Even though I had many things going on that day, I made sure to squeeze in the awards ceremony, because honestly, there are some things Anthony won't forget, and me missing that would be on the top of the list.The ceremony was interesting. There was a slide show, which was cute, and then the children read poems, which was not as cute as you would expect, because it turns out that 3rd graders do a lot of mumbling and much of what was said couldn't be heard. Anthony's poem was about bacon. If the slide show didn't stir up emotion in everyone then surely Anthony's tribute to the fattiest food on the planet did the trick. I'm sure I saw people wiping tears away when he was done.

What was most interesting about the ceremony was when the teacher, microphone in hand, announced that she would be singing a song to the children. I immediately grew uncomfortable and wanted to shout out, "wait, I didn't bring a blanket, what am I going to hide under when I cringe uncontrollably?" No offense to the teacher, but I can't help it, I'm a cringer. And the classroom was small and crowded and there was just nowhere to turn if things went bad. The one blessing was that my husband wasn't there to witness any of this. The teacher said she would be singing a song called, "I hope you Dance," by Leann Womack. I've heard this song many times. It is sappy in all the right places and perfect for an end of the year celebration.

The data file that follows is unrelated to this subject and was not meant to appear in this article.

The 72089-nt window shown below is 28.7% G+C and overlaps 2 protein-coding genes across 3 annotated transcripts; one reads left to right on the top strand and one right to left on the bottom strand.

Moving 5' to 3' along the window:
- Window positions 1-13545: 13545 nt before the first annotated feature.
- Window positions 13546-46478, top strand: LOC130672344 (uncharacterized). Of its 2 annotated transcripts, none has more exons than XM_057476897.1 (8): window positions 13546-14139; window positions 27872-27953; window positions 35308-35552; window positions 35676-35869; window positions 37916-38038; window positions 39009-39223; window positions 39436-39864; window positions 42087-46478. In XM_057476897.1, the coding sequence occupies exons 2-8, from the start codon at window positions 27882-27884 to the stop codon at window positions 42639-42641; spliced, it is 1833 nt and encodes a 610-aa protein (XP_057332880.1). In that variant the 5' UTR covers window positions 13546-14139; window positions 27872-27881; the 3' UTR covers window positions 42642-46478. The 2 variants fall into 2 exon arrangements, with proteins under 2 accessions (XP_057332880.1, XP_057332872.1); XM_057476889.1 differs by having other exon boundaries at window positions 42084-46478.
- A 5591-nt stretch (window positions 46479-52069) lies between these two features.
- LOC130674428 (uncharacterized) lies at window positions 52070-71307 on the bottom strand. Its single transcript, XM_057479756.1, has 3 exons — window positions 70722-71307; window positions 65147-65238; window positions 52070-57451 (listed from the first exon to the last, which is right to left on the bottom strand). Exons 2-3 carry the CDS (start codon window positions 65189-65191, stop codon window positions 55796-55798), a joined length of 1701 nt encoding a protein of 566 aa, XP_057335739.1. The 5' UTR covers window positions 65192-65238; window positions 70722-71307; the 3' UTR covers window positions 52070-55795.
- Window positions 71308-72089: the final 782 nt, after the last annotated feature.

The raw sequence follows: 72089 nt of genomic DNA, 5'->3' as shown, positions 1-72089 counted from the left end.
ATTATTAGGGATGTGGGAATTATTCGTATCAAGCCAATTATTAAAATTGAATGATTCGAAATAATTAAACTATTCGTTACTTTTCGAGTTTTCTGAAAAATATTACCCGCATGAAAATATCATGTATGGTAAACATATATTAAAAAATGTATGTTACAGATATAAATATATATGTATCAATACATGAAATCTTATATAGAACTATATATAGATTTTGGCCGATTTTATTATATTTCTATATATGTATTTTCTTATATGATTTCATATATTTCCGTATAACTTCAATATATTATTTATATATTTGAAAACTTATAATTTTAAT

She turned on the music and started singing and I decided to do the best thing possible, which was to stare at my son, who was sitting in front of me , so all I could really see was his profile, and what appeared to be much blinking. Excessive blinking is what Anthony does when he is either trying to fend off tears, or make someone disappear. I could tell the blinking was of the first kind. I thought to myself , oh my goodness, how is it possible that two of the most emotionally immature people have managed to raise a young man who is touched by his teacher's singing. Case closed, nature takes it over nurture everyday of the week.

After the singing, which I admit was not that bad, we moved onto the awards ceremony. Because this is 3rd grade they have to pretend life is fair, so all the children received one. Anthony got an award for creative writing because of his exceptionally good writing skills. In an attempt to kiss my butt, the teacher prefaced all of this by saying he got his writing skills from his mother. Remember that note I wrote to her way back about the beer cap? Turns out she must have liked it! Anyhow, the butt kissing worked. Who doesn't like to be bragged on in front of a bunch of other parents?

The ceremony ended, I checked Anthony out of school, and when we got in the car I asked him if he was bit choked up at the singing. He said he was, and that his teacher did an awesome job, and he was really proud of her because that must have been hard for her to do. Sometimes Anthony brings me to the brink of madness. This wasn't one of those times. This was one of those times when I just wanted to stop the clock and enjoy him in all his cuteness.

But alas, life does not stop, and since that perfect moment over a week ago, there have been hundreds of others that have left me near the brink. But thankfully blogging is here and helps me remember all the good stuff.

Monday, June 7, 2010

it's over - finally

Kate's baseball season is over. Finally. Truly. It's over.